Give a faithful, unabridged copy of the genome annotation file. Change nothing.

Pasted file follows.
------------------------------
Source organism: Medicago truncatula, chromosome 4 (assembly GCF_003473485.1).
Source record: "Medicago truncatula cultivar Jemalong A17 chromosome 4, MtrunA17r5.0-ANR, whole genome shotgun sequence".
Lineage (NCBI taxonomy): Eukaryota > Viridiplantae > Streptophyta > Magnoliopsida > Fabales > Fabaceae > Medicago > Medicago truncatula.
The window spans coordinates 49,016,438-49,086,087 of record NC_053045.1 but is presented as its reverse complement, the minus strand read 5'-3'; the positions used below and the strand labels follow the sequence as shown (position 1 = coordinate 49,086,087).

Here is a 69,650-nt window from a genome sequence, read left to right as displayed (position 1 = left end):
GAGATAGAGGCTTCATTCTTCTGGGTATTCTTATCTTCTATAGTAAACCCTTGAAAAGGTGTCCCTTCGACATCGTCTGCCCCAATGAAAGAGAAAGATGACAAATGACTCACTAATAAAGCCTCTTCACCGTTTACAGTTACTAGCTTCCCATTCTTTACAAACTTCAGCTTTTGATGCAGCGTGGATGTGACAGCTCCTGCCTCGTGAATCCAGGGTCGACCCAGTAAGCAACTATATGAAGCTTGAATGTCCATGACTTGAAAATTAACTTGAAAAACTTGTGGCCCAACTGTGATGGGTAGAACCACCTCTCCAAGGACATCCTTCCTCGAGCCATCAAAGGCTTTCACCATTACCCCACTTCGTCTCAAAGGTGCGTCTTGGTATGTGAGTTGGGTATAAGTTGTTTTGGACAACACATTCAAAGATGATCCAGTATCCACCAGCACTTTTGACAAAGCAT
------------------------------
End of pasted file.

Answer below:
Source organism: Medicago truncatula, chromosome 4 (assembly GCF_003473485.1).
Source record: "Medicago truncatula cultivar Jemalong A17 chromosome 4, MtrunA17r5.0-ANR, whole genome shotgun sequence".
Lineage (NCBI taxonomy): Eukaryota > Viridiplantae > Streptophyta > Magnoliopsida > Fabales > Fabaceae > Medicago > Medicago truncatula.
The window spans coordinates 49,016,438-49,086,087 of record NC_053045.1 but is presented as its reverse complement, the minus strand read 5'-3'; the positions used below and the strand labels follow the sequence as shown (position 1 = coordinate 49,086,087).

Here is a 69,650-nt window from a genome sequence, read left to right as displayed (position 1 = left end):
GAGATAGAGGCTTCATTCTTCTGGGTATTCTTATCTTCTATAGTAAACCCTTGAAAAGGTGTCCCTTCGACATCGTCTGCCCCAATGAAAGAGAAAGATGACAAATGACTCACTAATAAAGCCTCTTCACCGTTTACAGTTACTAGCTTCCCATTCTTTACAAACTTCAGCTTTTGATGCAGCGTGGATGTGACAGCTCCTGCCTCGTGAATCCAGGGTCGACCCAGTAAGCAACTATATGAAGCTTGAATGTCCATGACTTGAAAATTAACTTGAAAAACTTGTGGCCCAACTGTGATGGGTAGAACCACCTCTCCAAGGACATCCTTCCTCGAGCCATCAAAGGCTTTCACCATTACCCCACTTCGTCTCAAAGGTGCGTCTTGGTATGTGAGTTGGGTATAAGTTGTTTTGGACAACACATTCAAAGATGATCCAGTATCCACCAGCACTTTTGACAAAGCAT